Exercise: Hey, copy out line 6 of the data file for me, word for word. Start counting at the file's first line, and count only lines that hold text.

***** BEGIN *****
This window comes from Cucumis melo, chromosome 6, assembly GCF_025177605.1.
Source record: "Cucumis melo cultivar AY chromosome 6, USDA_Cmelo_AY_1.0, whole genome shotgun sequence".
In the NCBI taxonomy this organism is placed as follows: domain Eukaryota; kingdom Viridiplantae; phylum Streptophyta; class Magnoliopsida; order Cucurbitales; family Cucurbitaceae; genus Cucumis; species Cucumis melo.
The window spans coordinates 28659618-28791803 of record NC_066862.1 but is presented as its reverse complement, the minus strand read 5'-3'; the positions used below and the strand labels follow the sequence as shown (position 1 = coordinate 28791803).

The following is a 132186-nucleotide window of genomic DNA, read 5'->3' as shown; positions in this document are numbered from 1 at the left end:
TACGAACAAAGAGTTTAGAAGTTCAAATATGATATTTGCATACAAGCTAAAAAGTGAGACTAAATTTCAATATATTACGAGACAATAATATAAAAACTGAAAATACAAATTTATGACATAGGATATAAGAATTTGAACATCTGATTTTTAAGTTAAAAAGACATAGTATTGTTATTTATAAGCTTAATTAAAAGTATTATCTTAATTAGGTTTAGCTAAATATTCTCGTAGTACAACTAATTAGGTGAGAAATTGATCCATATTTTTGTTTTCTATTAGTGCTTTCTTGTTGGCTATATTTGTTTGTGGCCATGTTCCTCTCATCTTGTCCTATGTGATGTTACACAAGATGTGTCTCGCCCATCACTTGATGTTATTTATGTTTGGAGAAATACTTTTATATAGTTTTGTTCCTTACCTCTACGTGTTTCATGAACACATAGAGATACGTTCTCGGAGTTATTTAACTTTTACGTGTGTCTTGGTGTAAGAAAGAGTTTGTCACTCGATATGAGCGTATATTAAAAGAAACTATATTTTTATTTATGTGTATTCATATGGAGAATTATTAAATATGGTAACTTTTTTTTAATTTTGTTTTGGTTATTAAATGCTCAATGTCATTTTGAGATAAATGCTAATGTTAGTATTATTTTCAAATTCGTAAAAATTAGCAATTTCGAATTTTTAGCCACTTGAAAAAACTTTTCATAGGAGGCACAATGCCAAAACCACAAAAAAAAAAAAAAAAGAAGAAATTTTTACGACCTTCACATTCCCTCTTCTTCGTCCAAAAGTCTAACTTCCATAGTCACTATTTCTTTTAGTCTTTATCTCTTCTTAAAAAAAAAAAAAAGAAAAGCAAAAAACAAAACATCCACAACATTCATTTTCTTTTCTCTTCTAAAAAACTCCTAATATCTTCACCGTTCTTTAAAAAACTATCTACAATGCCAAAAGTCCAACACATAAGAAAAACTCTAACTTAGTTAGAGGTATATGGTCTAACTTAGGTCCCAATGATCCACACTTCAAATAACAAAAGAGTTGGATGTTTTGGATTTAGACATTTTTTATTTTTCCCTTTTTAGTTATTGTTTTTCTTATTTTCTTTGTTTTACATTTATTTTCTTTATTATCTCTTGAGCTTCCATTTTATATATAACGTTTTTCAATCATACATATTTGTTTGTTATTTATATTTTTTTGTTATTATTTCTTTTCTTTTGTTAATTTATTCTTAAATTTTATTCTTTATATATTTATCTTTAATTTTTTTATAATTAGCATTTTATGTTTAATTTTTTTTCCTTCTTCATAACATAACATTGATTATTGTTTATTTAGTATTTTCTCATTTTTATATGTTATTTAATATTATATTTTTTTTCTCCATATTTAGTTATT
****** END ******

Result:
TACGAACAAAGAGTTTAGAAGTTCAAATATGATATTTGCATACAAGCTAAAAAGTGAGACTAAATTTCAATATATTACGAGACAATAATATAAAAACTGAAAATACAAATTTATGACATAGGATATAAGAATTTGAACATCTGATTTTTAAGTTAAAAAGACATAGTATTGTTATTTATAAGCTTAATTAAAAGTATTATCTTAATTAGGTTTAGCTAAATATTCTCGTAGTACAACTAATTAGGTGAGAAATTGATCCATATTTTTGTTTTCTATTAGTGCTTTCTTGTTGGCTATATTTGTTTGTGGCCATGTTCCTCTCATCTTGTCCTATGTGATGTTACACAAGATGTGTCTCGCCCATCACTTGATGTTATTTATGTTTGGAGAAATACTTTTATATAGTTTTGTTCCTTACCTCTACGTGTTTCATGAACACATAGAGATACGTTCTCGGAGTTATTTAACTTTTACGTGTGTCTTGGTGTAAGAAAGAGTTTGTCACTCGATATGAGCGTATATTAAAAGAAACTATATTTTTATTTATGTGTATTCATATGGAGAATTATTAAATATGGTAACTTTTTTTTAATTTTGTTTTGGTTATTAAATGCTCAATGTCATTTTGAGATAAATGCTAATGTTAGTATTATTTTCAAATTCGTAAAAATTAGCAATTTCGAATTTTTAGCCACTTGAAAAAACTTTTCATAGGAGGCACAATGCCAAAACCACAAAAAAAAAAAAAAAAGAAGAAATTTTTACGACCTTCACATTCCCTCTTCTTCGTCCAAAAGTCTAACTTCCATAGTCACTATTTCTTTTAGTCTTTATCTCTTCTTAAAAAAAAAAAAAAGAAAAGCAAAAAACAAAACATCCACAACATTCATTTTCTTTTCTCTTCTAAAAAACTCCTAATATCTTCACCGTTCTTTAAAAAACTATCTACAATGCCAAAAGTCCAACACATAAGAAAAACTCTAACTTAGTTAGAGGTATATGGTCTAACTTAGGTCCCAATGATCCACACTTCAAATAACAAAAGAGTTGGATGTTTTGGATTTAGACATTTTTTATTTTTCCCTTTTTAGTTATTGTTTTTCTTATTTTCTTTGTTTTACATTTATTTTCTTTATTATCTCTTGAGCTTCCATTTTATATATAACGTTTTTCAATCATACATATTTGTTTGTTATTTATATTTTTTTGTTATTATTTCTTTTCTTTTGTTAATTTATTCTTAAATTTTATTCTTTATATATTTATCTTTAATTTTTTTATAATTAGCATTTTATGTTTAATTTTTTTTCCTTCTTCATAACATAACATTGATTATTGTTTATTTAGTATTTTCTCATTTTTATATGTTATTTAATATTATATTTTTTTTCTCCATATTTAGTTATT